View Single Post
Old December 3rd 08, 12:13 AM posted to alt.rec.bicycles.recumbent,rec.bicycles.misc,rec.bicycles.soc,rec.bicycles.rides,uk.rec.cycling
external usenet poster
Posts: 3,097
Default A March on Washington... on Bicycle?

(I'd hate to leave out of the revolution, guys, so here's an update)

Originally Posted by -=£em in Pa=-
"I think we should try to attain the status of Brazil before
shooting for Switzerland."

You have a point there, particularly if we talk about the Curitiba
model for American cities...

Curitiba's Bus System is Model for Rapid Transit
By Joseph Goodman, Melissa Laube, and Judith Schwenk

Bus systems provide a versatile form of public transportation with the
flexibility to serve a variety of access needs and unlimited range of
locations throughout a metropolitan area. Buses also travel on urban
roadways, so infrastructure investments can be substantially lower
than the capital costs required for rail systems. As a result, bus
service can be implemented cost-effectively on many routes. Yet,
despite the inherent advantages of a bus service, conventional urban
buses inching their way through congested streets don’t win much
political support. The essence of a Bus Rapid Transit is to improve
bus operating speed and reliability on arterial streets by reducing or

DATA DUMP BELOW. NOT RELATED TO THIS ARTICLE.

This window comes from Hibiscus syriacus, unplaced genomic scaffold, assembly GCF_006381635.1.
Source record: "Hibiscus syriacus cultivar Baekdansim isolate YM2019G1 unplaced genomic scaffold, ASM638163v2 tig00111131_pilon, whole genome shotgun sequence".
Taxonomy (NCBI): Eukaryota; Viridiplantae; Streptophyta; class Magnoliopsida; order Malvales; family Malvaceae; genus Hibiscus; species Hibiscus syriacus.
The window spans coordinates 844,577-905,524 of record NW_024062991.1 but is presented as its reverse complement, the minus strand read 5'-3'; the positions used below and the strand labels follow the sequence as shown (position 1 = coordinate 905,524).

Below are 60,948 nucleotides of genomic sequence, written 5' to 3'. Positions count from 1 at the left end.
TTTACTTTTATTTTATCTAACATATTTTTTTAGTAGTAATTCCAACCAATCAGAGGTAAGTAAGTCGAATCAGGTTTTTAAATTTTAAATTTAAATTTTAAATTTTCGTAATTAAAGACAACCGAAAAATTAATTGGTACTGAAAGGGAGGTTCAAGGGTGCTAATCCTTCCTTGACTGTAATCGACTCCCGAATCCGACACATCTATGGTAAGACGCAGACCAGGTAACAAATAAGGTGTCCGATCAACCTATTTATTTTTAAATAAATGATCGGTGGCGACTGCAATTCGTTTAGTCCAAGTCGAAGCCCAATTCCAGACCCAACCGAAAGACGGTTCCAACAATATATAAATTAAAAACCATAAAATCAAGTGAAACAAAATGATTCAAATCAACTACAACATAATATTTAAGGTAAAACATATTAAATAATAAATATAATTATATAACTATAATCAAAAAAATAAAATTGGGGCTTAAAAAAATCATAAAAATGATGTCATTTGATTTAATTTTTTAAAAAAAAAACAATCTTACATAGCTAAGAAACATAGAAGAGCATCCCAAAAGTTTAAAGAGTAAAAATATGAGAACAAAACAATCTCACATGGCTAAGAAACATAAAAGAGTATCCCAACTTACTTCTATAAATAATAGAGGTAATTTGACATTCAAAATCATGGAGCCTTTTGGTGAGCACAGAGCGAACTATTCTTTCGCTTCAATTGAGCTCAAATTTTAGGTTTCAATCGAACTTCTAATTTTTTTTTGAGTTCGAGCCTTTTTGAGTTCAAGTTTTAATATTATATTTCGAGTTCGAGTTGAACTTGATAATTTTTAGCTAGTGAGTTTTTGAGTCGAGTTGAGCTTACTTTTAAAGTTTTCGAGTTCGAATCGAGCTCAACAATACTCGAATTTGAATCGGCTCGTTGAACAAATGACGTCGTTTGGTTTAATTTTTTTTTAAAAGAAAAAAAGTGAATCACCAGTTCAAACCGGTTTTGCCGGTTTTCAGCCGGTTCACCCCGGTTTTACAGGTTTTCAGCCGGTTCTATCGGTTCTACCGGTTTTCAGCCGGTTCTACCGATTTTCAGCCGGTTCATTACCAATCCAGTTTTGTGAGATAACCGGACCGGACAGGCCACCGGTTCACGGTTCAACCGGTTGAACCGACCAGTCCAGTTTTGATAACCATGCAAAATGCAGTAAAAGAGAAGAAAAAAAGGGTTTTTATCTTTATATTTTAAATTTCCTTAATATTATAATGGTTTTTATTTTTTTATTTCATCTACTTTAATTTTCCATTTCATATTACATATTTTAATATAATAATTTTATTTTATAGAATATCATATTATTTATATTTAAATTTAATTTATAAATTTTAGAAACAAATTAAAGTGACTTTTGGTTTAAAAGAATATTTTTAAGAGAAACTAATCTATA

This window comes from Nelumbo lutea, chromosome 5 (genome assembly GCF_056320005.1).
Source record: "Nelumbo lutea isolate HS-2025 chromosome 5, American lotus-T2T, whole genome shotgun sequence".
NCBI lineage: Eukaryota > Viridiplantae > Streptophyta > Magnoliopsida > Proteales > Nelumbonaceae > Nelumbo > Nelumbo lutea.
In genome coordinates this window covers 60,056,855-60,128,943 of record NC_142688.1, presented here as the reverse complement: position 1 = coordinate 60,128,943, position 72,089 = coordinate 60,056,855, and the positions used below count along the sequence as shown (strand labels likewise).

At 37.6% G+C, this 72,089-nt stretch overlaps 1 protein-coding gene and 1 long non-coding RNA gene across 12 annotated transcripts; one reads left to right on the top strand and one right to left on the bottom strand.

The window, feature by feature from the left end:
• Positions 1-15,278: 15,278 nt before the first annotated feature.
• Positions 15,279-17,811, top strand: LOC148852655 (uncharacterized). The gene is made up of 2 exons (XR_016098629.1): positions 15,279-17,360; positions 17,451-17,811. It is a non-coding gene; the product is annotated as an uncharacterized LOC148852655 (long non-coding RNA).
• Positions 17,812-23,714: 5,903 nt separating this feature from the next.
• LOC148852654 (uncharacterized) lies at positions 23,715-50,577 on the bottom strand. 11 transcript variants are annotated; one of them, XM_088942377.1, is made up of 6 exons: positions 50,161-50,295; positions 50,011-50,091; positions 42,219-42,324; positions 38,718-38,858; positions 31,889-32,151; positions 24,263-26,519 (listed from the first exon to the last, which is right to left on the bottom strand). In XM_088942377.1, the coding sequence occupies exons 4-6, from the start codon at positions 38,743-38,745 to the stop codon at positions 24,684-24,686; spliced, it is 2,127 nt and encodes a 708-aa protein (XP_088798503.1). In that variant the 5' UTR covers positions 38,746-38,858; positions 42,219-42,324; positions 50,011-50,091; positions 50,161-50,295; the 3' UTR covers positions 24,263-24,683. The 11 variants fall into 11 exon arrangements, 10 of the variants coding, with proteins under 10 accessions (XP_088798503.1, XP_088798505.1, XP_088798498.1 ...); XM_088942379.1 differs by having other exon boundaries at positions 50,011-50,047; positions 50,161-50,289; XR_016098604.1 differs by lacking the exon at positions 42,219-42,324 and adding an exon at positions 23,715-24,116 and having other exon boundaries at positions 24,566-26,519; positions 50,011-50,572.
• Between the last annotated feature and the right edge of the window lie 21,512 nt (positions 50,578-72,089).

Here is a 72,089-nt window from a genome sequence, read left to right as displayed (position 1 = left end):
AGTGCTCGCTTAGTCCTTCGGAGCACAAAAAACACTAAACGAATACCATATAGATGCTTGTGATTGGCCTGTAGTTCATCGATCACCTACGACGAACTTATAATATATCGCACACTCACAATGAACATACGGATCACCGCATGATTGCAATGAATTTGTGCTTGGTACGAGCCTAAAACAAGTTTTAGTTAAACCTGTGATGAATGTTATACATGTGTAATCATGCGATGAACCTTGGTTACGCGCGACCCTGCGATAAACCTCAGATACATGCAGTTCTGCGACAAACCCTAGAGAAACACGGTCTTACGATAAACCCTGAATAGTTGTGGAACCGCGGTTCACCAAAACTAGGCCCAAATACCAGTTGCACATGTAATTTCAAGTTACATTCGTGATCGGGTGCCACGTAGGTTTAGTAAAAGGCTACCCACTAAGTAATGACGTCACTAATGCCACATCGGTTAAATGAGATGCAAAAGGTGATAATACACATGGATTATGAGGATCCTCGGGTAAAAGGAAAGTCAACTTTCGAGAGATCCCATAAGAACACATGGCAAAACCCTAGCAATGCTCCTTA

eliminating the various types of delay.

The bus system of Curitiba, Brazil, exemplifies a model Bus Rapid
Transit (BRT) system, and plays a large part in making this a livable
city. The buses run frequently—some as often as every 90 seconds—and
reliably, and the stations are convenient, well-designed, comfortable,
and attractive. Consequently, Curitiba has one of the most heavily
used, yet low-cost, transit systems in the world. It offers many of
the features of a subway system—vehicle movements unimpeded by traffic
signals and congestion, fare collection prior to boarding, quick
passenger loading and unloading—but it is above ground and visible.
Around 70 percent of Curitiba’s commuters use the BRT to travel to
work, resulting in congestion-free streets and pollution-free air for
the 2.2 million inhabitants of greater Curitiba.


You know what, I'm going to make a wish list, such as I'd make for
Santa, just that this is a to-do list for the revolution. I say "the
revolution" because I don't think these things can get accomplished by
regular politicians...

1- low crime by decriminalizing drugs

2- good public transportation

3- traffic safety


5- littering control

6- low cost, high quality healthcare, based on prevention

7- fast trains

8- no more gated communities

9- noise pollution control

10- eradication of homelessness

(add your own petition)


Home - Home - Home - Home - Home